CNA Class achieves a 100 percent passing rate


To the surprise of their new teacher and the administration, the Certified Nursing Assistant class achieved a 100% passing rate on their final test. The students received their certificates later into 3rd term and are now eligible for working at clinics.


“When they trained me for this job,” said the educator, Mrs. Staheli. “They said, ‘You might not get as good of scores because you’re a brand new teacher.’ I thought that maybe a few wouldn’t pass, but… I was just blown away. ‘What?’ I looked at [the scores] like five times. ‘Is this real?’”


During her clinical instructorship in this nursing program Staheli discovered something about herself while teaching Bonneville High School. “I knew, right then, that I wanted to go into teaching,” said Staheli. “I made that my goal, then this job opened, [and] I was referred from the CNA teachers at Weber County.” Thanks to her experiences as a practicing nurse, she uses these memories to make the class a more enjoyable situation. She is not currently a practicing nurse in order to put all her focus into second semester’s class.


Her first choice in a school was Layton High, where she taught Medical Anatomy and Physiology. She kept in contact with her high school CNA teacher and later assisted her as Staheli was going through nursing school. That same teacher helped her get employed at Davis. Staheli said, “I haven’t been to Layton for very long, but every time I come back to Davis I feel like this is my home.”


Unbeknownst to the faculty, Dave King, the CTE coordinator, announced the test score at one of their morning meetings. When the room was being cleared out, the teachers told the new CNA instructor “Good job” on their way to the door.


Staheli feels that it wasn’t her who helped the students out entirely, but she said that it was their drive for success, “the thing that they really wanted, that extra oomph to get through the class.” These same ambitious students are already looking for jobs in many different areas. “I had one that asked me to be a reference on her CNA job that she applied for,” said Staheli, “and she got it. It’s cool to see my students growing and getting out in the healthcare field and actually working.”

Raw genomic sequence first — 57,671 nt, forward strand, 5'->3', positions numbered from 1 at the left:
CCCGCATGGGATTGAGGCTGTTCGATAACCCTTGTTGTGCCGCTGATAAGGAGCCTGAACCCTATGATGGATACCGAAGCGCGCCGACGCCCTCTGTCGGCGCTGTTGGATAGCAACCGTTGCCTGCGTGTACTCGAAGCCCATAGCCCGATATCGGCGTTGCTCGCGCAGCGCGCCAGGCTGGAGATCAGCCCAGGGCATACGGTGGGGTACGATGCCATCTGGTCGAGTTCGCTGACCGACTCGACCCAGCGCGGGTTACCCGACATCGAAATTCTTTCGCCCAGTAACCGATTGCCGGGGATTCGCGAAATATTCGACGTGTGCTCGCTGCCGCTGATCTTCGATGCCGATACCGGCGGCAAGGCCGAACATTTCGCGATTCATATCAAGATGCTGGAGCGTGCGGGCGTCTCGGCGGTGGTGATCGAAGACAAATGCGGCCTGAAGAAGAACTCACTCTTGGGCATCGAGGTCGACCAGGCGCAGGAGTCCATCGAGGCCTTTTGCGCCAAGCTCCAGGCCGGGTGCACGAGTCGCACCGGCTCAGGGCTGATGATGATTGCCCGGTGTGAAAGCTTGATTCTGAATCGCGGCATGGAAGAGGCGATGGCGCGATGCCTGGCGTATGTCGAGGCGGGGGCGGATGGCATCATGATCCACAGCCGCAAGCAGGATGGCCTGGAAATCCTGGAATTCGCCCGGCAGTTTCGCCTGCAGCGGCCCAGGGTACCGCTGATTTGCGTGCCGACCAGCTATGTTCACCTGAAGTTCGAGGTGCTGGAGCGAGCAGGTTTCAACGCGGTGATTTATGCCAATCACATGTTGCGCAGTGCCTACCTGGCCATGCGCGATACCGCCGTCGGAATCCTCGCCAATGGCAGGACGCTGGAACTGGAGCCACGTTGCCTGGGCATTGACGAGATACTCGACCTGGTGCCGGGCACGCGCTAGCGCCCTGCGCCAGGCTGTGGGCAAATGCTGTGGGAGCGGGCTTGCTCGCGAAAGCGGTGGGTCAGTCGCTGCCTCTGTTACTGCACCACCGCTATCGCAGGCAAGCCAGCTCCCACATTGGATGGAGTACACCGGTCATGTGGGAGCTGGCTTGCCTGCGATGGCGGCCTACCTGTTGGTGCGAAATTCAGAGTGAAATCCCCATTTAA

Staheli’s teacher assistant, senior Mikelle Ford received her CNA certificate and is now looking for work at the Legacy Village of Layton rehabilitation center. Although the class prepared her in many aspects of assisted living, this job would be ideal for her desire to do something related to physical therapy. “I don’t like seeing the dying process, and that’s something that you see a lot in nursing homes,” said Ford. “I’d rather help people get better than maintaining them until they eventually pass.”


With two grandmothers in nursing homes Ford didn’t know what the CNAs would be doing with the patients, and this class helped her better understand what was happening. Even though she saw most of it as “common knowledge,” she enjoyed the atmosphere of the course. “I could tell that [Staheli] was hesitant at first, but as she started getting into it she was really good,” said Ford. “I like having an instructor that knows what they’re talking about. You can tell that she loves what she does, which is fun because it makes you love it even more.”


This class required the students to take notes during 3rd period, and then come back and apply the skills they learned in 4th period. If not on campus, students could either be at clinicals, where they could watch and evaluate CNAs in the real world, or they would be studying and researching on their own. In preparation for the final exam, they also participated in group tests and games that turned the class into an activity.


“All of the hard work will pay off in the long run,” said Ford. “Even though it seems like it’s stupid or dumb, it’s all for a reason and you don’t really see it until you go to clinicals and start using those skills. It makes me happy… I accomplished what I wanted to do, [and] now I can get a job as a CNA.”


Because Staheli believes that “this class has just as much ambition to pass this test as my last class,” she is deciding what the goal should be for the test in May. Until then the state won’t let her know the specific questions on the written and skills portions of the exam, but she is given objectives that the class can follow.